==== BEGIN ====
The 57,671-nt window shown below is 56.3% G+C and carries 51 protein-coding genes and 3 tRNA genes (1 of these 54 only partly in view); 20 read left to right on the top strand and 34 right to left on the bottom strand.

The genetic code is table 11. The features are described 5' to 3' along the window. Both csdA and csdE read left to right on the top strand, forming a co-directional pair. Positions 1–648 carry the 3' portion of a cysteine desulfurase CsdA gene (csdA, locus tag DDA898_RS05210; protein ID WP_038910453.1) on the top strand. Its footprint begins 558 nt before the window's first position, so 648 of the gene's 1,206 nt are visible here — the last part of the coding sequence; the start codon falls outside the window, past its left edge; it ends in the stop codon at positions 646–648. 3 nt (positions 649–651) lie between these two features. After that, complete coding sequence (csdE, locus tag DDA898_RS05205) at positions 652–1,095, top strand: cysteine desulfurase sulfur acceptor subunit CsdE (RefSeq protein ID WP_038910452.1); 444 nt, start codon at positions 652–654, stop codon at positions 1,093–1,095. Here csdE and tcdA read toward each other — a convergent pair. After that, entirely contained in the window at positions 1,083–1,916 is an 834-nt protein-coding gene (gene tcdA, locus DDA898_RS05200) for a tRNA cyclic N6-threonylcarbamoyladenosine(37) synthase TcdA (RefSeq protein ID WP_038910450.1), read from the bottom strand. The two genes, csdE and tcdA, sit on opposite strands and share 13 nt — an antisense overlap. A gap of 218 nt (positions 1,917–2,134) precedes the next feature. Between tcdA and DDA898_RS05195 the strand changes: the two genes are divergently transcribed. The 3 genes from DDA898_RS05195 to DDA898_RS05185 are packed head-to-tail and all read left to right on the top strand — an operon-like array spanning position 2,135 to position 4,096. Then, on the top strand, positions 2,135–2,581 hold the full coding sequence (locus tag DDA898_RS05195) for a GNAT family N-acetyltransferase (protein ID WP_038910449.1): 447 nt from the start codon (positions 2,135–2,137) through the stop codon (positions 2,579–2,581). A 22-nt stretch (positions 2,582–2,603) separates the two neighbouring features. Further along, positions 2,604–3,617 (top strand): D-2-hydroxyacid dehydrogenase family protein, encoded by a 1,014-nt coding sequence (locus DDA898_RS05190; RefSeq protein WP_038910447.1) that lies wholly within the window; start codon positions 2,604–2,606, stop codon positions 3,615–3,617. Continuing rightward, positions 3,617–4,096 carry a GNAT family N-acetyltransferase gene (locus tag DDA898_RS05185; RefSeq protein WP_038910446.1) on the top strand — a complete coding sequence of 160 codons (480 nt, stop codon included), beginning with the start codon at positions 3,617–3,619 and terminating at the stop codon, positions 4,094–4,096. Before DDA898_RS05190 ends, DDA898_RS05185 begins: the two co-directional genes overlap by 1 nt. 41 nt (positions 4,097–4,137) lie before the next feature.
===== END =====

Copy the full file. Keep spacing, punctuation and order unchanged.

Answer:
The 57,671-nt window shown below is 56.3% G+C and carries 51 protein-coding genes and 3 tRNA genes (1 of these 54 only partly in view); 20 read left to right on the top strand and 34 right to left on the bottom strand.

The genetic code is table 11. The features are described 5' to 3' along the window. Both csdA and csdE read left to right on the top strand, forming a co-directional pair. Positions 1–648 carry the 3' portion of a cysteine desulfurase CsdA gene (csdA, locus tag DDA898_RS05210; protein ID WP_038910453.1) on the top strand. Its footprint begins 558 nt before the window's first position, so 648 of the gene's 1,206 nt are visible here — the last part of the coding sequence; the start codon falls outside the window, past its left edge; it ends in the stop codon at positions 646–648. 3 nt (positions 649–651) lie between these two features. After that, complete coding sequence (csdE, locus tag DDA898_RS05205) at positions 652–1,095, top strand: cysteine desulfurase sulfur acceptor subunit CsdE (RefSeq protein ID WP_038910452.1); 444 nt, start codon at positions 652–654, stop codon at positions 1,093–1,095. Here csdE and tcdA read toward each other — a convergent pair. After that, entirely contained in the window at positions 1,083–1,916 is an 834-nt protein-coding gene (gene tcdA, locus DDA898_RS05200) for a tRNA cyclic N6-threonylcarbamoyladenosine(37) synthase TcdA (RefSeq protein ID WP_038910450.1), read from the bottom strand. The two genes, csdE and tcdA, sit on opposite strands and share 13 nt — an antisense overlap. A gap of 218 nt (positions 1,917–2,134) precedes the next feature. Between tcdA and DDA898_RS05195 the strand changes: the two genes are divergently transcribed. The 3 genes from DDA898_RS05195 to DDA898_RS05185 are packed head-to-tail and all read left to right on the top strand — an operon-like array spanning position 2,135 to position 4,096. Then, on the top strand, positions 2,135–2,581 hold the full coding sequence (locus tag DDA898_RS05195) for a GNAT family N-acetyltransferase (protein ID WP_038910449.1): 447 nt from the start codon (positions 2,135–2,137) through the stop codon (positions 2,579–2,581). A 22-nt stretch (positions 2,582–2,603) separates the two neighbouring features. Further along, positions 2,604–3,617 (top strand): D-2-hydroxyacid dehydrogenase family protein, encoded by a 1,014-nt coding sequence (locus DDA898_RS05190; RefSeq protein WP_038910447.1) that lies wholly within the window; start codon positions 2,604–2,606, stop codon positions 3,615–3,617. Continuing rightward, positions 3,617–4,096 carry a GNAT family N-acetyltransferase gene (locus tag DDA898_RS05185; RefSeq protein WP_038910446.1) on the top strand — a complete coding sequence of 160 codons (480 nt, stop codon included), beginning with the start codon at positions 3,617–3,619 and terminating at the stop codon, positions 4,094–4,096. Before DDA898_RS05190 ends, DDA898_RS05185 begins: the two co-directional genes overlap by 1 nt. 41 nt (positions 4,097–4,137) lie before the next feature.